December 31, 2015
The importance of using humility when public speaking
If you haven't done much public speaking, chances are that you will make the one mistake that audiences won't forgive, you will be arrogant. It comes from trying to convince people that you're the expert here, and worth listening to. You might give a list of credentials, awards you've won. You know, the reason they should listen to you. Big mistake.
They already know what a big smarty-pants you are, because you're up in front of an audience. Even the most positive audience will resent you for that. What you need to build is a connection, and you do it with humility. I call it being "self-effacing".
I learned this when I first started teaching in the 1990s. The moment that I got up in front of the audience, they disliked me. They imagined that I would be a typical long-winded pompous jerk, making everyone in the class feel stupider than they already felt. So I needed to get some empathy from the crowd. And it meant that I had to find things that I'm not good at, and mention them, in a humorous way.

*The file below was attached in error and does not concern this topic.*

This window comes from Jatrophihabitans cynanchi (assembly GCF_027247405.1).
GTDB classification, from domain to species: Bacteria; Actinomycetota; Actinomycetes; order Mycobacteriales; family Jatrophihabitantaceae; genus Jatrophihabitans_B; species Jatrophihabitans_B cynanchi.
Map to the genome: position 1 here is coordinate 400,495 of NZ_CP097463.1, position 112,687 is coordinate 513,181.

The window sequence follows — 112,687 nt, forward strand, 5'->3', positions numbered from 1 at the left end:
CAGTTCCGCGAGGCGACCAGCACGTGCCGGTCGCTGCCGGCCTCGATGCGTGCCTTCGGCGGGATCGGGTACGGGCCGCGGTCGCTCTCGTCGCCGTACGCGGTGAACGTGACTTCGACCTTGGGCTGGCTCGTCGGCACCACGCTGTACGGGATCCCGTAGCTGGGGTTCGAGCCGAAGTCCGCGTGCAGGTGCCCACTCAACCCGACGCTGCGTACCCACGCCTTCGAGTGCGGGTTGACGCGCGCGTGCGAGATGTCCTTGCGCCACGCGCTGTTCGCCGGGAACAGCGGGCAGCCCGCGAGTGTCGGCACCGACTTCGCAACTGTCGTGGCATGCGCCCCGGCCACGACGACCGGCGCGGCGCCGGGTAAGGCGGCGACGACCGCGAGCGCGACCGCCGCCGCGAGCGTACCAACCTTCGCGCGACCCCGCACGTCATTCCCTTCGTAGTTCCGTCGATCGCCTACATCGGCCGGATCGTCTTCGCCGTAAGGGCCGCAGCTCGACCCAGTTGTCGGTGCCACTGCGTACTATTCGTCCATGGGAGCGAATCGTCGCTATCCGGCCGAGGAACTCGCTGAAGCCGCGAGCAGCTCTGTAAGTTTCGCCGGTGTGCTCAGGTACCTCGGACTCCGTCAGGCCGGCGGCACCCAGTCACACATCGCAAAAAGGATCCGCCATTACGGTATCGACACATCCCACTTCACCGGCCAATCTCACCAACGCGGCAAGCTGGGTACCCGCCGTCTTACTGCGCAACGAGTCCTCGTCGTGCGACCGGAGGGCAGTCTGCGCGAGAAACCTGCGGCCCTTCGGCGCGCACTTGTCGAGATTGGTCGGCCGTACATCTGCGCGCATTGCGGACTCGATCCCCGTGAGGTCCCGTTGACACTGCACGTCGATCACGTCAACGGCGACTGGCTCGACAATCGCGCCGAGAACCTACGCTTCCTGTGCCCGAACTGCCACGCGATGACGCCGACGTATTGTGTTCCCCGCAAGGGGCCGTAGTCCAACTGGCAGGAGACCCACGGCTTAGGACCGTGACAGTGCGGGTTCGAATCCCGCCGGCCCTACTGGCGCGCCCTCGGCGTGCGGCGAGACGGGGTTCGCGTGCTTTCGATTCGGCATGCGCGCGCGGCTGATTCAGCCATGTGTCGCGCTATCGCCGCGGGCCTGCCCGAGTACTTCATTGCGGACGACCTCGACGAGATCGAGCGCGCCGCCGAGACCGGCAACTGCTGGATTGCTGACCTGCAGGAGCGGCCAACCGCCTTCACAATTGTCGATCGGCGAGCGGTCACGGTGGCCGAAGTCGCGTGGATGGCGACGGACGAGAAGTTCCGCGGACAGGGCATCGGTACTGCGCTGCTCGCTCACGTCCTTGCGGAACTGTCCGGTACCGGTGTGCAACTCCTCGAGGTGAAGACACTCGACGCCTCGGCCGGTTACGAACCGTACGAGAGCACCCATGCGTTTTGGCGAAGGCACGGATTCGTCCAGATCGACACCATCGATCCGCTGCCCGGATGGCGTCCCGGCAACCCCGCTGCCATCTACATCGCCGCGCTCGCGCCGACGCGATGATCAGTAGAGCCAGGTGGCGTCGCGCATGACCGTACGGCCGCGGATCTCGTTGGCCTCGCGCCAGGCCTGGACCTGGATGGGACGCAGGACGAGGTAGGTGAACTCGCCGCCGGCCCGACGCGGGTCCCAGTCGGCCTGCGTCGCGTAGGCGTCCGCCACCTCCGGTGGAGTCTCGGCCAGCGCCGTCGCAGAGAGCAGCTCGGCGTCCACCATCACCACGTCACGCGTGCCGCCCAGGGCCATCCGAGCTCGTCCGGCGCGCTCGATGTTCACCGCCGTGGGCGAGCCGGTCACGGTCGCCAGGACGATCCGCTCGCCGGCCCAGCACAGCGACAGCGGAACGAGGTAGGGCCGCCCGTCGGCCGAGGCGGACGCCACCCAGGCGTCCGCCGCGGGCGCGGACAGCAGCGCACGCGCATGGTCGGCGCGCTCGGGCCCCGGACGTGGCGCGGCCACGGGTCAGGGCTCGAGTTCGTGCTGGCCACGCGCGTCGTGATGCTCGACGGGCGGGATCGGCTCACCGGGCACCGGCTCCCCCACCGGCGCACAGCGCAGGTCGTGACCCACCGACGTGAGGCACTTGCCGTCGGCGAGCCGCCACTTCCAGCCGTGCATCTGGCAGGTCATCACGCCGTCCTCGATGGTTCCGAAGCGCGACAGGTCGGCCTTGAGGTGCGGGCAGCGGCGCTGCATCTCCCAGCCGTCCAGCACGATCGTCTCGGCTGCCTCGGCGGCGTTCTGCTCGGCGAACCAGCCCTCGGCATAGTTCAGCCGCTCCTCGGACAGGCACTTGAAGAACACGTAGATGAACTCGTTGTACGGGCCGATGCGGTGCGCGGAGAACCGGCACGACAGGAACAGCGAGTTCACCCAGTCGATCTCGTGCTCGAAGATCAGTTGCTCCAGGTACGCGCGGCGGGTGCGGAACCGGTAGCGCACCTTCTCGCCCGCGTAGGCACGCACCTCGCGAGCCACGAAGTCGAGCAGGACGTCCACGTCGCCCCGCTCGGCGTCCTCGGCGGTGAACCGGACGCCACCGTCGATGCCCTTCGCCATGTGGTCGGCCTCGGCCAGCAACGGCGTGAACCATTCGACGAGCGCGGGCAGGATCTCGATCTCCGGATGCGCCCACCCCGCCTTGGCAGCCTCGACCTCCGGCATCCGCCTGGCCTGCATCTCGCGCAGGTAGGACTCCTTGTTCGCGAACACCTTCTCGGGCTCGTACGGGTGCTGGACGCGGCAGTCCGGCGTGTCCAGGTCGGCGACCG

This is an amazing transformation, when you see an audience go from hating you to seeing you are not such a bad guy. If you're bald, or overweight, you can joke a bit about that. For me, I chose math. Specifically, arithmetic. I'm really not very good at counting. You know, like if you're playing 21 and you have to add 7 and 5 and 2 together. I kind'a need to count on my fingers. If the numbers get any higher, I need to take off my shoes.
Now be careful with this. You don't want to be giving a lecture on Adobe software, and say that you never really understood Adobe software. Find something that's relatively unrelated. For me, math made sense. I grew up with calculators, and computers. I don't have to divide 340 by 27 by getting a piece of scratch paper and pencil, or doing it in my head - besides, life is too short for that, and hey, I have a computer right here!
So find something that you are genuinely humble about. Don't spend a lot of time talking about it, but do share it. Set aside the bragging, and trying to convince people how great you are. Make a connection to the audience, then begin talking about your subject. And then make a connection again.
Posted by Brad Hall